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This APEX float was launched by U.K. scientists in the Benguela Current at 35.8°S, 0°E on 12 September 2005. It has recorded a total of 188 profiles, and made its last report on 6 November 2010 from 25.4°S, 12.5°W.
The float has spent its time in two currents of the South Atlantic subtropical gyre, a large system of warm and cold surface currents that help to transport heat from the tropics and subtropics to higher latitudes.
There are five subtropical gyres in the ocean, two in the Atlantic north and south of the equator, two in the Pacific, and one in the South Indian Ocean. The gyres are created by the prevailing winds, the Coriolis effect and the shape of the ocean basins.
Profiles of temperature (left) and salinity (right) from Argo float 6900392. The profiles show how temperature (T) and salinity (S) change with depth from the surface to 2000m. Early profiles are dark blue, the latest profiles are deep red or brown. Click on the images for larger plots. Source of plots: IFREMER/Coriolis.
Time series of temperature (left) and salinity (right) from Argo float 6900392. The sections show all the temperature (T) and salinity (S) profiles measured by the float during its life-time side by side. Each profile is represented by a very thin column where deep red is the highest values and deep blue the lowest. The colour bars on the right relate the colours to actual data values. Profile numbers are given along the top of the plot, with corresponding measurement dates along the bottom. Click on the images for larger plots. Source of plots: IFREMER/Coriolis.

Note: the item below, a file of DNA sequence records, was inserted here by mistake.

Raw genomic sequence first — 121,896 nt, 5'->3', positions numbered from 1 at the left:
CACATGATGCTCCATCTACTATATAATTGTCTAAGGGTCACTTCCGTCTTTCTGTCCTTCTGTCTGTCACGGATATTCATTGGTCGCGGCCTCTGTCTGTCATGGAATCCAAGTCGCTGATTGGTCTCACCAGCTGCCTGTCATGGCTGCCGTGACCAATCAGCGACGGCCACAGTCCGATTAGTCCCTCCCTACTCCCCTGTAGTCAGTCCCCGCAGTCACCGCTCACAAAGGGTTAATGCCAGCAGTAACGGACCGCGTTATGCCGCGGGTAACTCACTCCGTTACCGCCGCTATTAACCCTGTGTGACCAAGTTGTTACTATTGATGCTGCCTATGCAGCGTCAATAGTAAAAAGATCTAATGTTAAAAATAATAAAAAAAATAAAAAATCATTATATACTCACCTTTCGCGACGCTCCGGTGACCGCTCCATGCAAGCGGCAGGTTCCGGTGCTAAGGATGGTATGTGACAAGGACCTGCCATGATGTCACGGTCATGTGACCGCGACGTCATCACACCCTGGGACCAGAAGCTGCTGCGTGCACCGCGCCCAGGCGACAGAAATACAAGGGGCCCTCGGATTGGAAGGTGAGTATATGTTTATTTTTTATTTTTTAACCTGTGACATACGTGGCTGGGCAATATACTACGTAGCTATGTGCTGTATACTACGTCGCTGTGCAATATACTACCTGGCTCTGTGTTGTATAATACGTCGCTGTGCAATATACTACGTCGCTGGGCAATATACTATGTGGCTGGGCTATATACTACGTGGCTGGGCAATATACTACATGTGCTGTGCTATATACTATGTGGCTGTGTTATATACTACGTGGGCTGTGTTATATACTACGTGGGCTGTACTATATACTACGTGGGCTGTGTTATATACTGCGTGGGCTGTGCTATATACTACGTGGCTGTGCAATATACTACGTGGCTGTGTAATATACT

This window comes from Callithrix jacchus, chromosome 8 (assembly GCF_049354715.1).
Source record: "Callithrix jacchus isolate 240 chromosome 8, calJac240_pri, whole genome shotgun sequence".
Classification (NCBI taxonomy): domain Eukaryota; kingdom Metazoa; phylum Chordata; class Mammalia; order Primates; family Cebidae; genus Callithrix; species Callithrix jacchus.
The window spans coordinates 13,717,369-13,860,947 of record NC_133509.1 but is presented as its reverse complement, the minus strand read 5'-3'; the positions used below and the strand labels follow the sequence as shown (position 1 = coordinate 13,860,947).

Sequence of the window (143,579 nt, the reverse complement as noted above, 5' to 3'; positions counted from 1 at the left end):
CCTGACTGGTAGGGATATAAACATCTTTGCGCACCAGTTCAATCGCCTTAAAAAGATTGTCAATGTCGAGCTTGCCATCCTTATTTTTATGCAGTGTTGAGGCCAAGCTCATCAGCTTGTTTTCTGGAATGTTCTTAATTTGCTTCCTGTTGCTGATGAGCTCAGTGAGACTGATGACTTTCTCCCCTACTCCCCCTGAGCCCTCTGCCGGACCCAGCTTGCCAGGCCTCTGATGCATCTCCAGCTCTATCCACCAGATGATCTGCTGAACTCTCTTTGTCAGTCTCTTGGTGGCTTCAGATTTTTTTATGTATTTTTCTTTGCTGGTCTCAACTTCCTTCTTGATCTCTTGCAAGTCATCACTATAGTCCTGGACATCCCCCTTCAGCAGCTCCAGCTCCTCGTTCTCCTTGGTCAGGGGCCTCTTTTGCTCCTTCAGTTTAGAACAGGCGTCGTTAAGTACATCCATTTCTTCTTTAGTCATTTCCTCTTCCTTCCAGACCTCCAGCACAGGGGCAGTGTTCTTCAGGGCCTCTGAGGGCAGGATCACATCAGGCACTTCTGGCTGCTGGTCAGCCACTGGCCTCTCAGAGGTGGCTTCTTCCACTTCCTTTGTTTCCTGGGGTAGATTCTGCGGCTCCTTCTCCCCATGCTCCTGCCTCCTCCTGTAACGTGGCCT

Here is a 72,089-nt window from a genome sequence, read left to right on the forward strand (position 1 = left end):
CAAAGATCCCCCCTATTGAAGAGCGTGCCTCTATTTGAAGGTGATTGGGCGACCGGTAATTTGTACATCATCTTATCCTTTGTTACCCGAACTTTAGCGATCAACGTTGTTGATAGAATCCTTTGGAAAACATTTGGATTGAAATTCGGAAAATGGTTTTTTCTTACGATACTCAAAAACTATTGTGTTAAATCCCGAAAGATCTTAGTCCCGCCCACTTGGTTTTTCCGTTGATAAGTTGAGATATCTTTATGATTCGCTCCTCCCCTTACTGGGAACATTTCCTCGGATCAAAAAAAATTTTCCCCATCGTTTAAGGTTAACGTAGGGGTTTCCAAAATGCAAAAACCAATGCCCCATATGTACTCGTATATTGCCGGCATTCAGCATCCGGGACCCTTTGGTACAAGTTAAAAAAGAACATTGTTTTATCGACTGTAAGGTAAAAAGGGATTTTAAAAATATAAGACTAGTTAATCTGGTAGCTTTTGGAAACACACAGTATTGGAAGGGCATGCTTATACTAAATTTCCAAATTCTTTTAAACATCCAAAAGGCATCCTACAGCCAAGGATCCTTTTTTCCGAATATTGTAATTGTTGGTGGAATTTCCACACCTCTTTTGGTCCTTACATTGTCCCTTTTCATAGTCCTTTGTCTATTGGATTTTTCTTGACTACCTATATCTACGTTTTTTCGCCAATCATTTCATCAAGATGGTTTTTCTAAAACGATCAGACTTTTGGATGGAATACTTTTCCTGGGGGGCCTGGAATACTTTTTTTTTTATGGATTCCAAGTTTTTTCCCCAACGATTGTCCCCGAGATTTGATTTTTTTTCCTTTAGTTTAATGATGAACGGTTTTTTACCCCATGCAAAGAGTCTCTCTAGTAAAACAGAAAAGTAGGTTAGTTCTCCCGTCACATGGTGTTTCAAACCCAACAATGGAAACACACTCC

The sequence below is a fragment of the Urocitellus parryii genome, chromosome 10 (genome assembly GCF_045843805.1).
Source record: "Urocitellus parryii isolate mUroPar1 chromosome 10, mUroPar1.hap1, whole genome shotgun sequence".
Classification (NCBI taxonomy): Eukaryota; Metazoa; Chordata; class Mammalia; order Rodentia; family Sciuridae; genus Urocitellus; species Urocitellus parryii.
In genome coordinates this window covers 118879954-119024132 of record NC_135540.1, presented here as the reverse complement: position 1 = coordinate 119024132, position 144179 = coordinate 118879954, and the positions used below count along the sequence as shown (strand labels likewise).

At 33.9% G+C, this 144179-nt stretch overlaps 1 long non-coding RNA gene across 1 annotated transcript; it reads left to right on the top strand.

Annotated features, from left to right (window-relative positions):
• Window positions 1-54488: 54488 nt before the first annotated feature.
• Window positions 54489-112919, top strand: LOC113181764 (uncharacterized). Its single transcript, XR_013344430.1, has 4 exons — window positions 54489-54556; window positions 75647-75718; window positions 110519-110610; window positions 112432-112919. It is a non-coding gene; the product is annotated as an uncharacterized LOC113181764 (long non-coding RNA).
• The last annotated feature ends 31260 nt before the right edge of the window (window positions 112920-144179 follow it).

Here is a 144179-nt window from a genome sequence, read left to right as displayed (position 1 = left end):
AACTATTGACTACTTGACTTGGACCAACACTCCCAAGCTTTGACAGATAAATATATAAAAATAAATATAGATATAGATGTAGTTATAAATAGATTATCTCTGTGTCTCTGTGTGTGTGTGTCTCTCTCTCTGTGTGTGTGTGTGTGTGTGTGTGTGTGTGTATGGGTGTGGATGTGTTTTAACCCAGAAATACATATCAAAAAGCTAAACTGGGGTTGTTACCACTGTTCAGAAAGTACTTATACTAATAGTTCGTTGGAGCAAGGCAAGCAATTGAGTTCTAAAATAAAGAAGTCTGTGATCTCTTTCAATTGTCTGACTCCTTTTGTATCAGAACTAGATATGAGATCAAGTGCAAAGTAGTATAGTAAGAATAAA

Look at the float trajectory in Google Earth to see where the float has been. (If in doubt about how to reveal the float tracks, see our Google Earth screenshot for help.) Compare this to the maps of temperature and salinity for different depths available for example from Mercator ocean analyses.
The Argo Information Centre has more information about this float. You can also download the data from one of the Data Centres - just select Data > Data Downloads.
There are many different formats available. ASCII data can be viewed in spreadsheets such as Excel. The other data types may require more specialist software.